Under Pennsylvania and OSHA laws, all employees have a right to know the potential hazards of the substances to which they are exposed. Employees and students must receive education and training regarding hazardous materials prior to being assigned to work with them.
Laboratory Supervisors and Principal Investigators should assure that all laboratory workers are provided with information and training to ensure that they are apprised of the hazards of substances and equipment present in their work area. This training is mandated by OSHA. In fulfillment of part of this training requirement, the Laboratory Supervisor shall assure that all laboratory workers complete General Laboratory Safety (Chemical Hygiene) training provided by the EHRS Department prior to working in a laboratory, and biennially thereafter. However, graduate and undergraduate research students and teaching assistants should complete annual training.
A. The following topics are covered in EHRS's General Laboratory Safety (Chemical Hygiene) training:
|1.||Key elements of OSHA's Laboratory Standard.|
|3.||Chemical Hygiene Plan components, practices and standard operating procedures.|
|4.||Safety Data Sheets (SDS's) and labeling requirements.|
|5.||Chemical storage and transportation.|
|6.||Personal protective and safety equipment.|
|7.||Waste disposal procedures.|
|9.||The location and availability of known reference material on the hazards, safe handling, storage and disposal of hazardous chemicals found in the laboratory. This may include Safety Data Sheets and other reference sources.|
|B.||Training and information must also be provided and documented by the Laboratory Supervisor or Principal Investigator and must be as specific as possible to the activities conducted in the laboratory. Training must be updated periodically and whenever new hazards or changes are introduced.|
Ensure that laboratory-specific hazards are evaluated and then controlled by developing laboratory-specific written protocols (Standard Operating Procedures SOP's) and conducting training. A literature review should be used as a supplemental training tool and not as a substitute for laboratory-specific training and oversight. Training should include:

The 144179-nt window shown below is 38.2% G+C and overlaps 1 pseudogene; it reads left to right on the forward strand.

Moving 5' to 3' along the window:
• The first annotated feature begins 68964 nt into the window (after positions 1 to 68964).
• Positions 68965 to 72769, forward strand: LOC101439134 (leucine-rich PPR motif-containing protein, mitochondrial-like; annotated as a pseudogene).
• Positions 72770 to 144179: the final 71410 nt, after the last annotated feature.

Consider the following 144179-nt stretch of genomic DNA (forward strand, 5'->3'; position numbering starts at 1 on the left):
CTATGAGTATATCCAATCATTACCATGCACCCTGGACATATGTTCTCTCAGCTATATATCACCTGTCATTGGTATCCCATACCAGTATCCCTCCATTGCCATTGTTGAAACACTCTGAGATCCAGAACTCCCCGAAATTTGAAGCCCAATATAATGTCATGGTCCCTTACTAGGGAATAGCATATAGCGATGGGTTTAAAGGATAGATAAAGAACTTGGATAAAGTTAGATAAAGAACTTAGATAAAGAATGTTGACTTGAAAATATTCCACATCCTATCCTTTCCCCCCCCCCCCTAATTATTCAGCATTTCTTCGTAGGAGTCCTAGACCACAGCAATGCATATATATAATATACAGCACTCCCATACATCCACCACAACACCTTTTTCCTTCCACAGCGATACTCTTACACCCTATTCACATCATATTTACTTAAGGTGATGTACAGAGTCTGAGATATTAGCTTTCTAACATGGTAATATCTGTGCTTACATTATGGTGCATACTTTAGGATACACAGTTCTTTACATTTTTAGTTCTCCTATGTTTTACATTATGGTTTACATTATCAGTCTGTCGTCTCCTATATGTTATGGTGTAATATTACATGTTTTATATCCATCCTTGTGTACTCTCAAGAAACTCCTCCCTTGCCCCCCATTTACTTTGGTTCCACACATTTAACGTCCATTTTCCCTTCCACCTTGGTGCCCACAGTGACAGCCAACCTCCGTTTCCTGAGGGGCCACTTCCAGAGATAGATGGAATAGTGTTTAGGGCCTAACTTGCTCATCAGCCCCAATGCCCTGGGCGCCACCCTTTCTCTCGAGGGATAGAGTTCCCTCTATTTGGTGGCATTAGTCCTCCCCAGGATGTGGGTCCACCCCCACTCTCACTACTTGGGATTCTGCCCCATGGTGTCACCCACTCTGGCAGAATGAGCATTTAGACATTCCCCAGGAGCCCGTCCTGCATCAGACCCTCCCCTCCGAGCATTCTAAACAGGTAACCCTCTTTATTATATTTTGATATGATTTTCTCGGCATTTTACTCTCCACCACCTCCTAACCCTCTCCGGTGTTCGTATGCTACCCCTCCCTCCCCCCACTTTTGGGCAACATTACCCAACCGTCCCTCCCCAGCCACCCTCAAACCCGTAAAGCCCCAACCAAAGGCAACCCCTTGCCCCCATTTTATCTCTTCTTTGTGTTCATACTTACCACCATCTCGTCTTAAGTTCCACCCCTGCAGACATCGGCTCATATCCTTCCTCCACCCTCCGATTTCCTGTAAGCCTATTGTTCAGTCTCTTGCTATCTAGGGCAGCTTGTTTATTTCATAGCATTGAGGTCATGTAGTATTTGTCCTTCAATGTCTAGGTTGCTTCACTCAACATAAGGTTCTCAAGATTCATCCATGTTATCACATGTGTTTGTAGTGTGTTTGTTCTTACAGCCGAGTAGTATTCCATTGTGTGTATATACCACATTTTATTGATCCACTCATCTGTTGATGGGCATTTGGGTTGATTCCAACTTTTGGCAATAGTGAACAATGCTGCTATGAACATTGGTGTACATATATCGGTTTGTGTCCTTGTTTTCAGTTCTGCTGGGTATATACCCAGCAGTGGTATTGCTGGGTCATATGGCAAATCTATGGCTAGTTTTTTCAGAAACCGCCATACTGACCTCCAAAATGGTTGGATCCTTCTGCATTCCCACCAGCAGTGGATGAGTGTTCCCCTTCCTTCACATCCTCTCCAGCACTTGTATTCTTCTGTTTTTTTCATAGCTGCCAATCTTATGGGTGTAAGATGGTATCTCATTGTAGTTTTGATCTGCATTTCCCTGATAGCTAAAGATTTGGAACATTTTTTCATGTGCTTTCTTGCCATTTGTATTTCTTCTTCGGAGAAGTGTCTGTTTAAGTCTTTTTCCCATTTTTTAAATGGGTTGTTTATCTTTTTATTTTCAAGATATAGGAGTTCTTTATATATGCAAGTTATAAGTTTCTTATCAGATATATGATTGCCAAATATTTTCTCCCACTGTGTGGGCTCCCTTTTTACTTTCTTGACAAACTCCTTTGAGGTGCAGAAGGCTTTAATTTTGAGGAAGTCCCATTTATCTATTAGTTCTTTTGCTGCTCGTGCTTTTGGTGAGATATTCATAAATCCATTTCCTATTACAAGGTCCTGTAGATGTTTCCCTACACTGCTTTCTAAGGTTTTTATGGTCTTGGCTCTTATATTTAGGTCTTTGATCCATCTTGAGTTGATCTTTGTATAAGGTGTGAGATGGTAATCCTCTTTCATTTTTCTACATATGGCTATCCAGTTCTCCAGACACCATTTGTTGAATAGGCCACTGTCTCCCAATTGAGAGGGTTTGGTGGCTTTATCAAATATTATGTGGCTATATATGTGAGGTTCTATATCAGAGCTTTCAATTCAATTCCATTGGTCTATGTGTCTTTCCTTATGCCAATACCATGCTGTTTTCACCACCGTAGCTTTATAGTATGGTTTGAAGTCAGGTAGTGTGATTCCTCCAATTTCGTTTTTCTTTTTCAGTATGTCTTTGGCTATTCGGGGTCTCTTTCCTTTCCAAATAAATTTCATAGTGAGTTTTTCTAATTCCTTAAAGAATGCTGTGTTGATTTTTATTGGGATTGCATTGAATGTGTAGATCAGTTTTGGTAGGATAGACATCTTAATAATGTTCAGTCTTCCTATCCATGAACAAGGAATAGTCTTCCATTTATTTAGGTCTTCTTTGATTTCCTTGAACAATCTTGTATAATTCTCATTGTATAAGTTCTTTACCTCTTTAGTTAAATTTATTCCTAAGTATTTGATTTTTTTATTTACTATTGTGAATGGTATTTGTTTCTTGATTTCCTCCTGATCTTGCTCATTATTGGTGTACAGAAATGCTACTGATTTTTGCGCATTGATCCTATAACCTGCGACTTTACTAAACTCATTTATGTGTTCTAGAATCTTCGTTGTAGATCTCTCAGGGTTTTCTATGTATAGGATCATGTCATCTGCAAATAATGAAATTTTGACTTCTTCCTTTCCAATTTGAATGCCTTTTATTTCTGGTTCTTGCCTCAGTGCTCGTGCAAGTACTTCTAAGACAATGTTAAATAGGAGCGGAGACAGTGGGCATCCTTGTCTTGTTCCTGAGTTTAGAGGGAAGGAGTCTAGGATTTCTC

|1.||Potential hazards (both health and physical) posed by the hazardous substances, equipment and experimental conditions. Also, the safe handling procedures, safety precautions and the possible reactions that could occur.|
|2.||The existence of SOP's and their applicability to the laboratory.|
|3.||The communication of changes to procedures verbally (e.g., group meetings), and just as important, documenting these changes in the written standard operating procedures. Also, ensuring that laboratory staff and students are aware NOT to implement changes on their own. (e.g., changes to types and quantities of chemicals ordered and used, and especially reaction scale-ups, which merit additional prior review and precaution, etc.)|
|4.||Signs and symptoms associated with exposures to hazardous chemicals used in the laboratory.|
|5.||The selection and proper use of safety(use engineering controls, e.g., fume hoods) and personal protective equipment and clothing.|
|6.||The proper waste disposal procedures specific to the materials being used in the laboratory.|
|7.||Information on what to do and who to contact in the event of an emergency (e.g., chemical spill, injury, exposure, or fire). Report and share incidents, near misses, and the lessons learned with researchers and your staff, and EHRS through the Laboratory Incident Report, so that information can be communicated to others working in laboratories on campus.|
The location and availability of the Chemical Hygiene Plan (Laboratory Safety Manual).
Appropriate supervision and oversight of trained individuals must be provided to ensure procedures are understood and followed.
One Sample Approach to a Risk Assessment is to Answer these 5 Questions:
|University of the Sciences in Philadelphia 600 South Forty-third Street Philadelphia, PA 19104-4495 phone: 215-596-8800 email: email@example.com|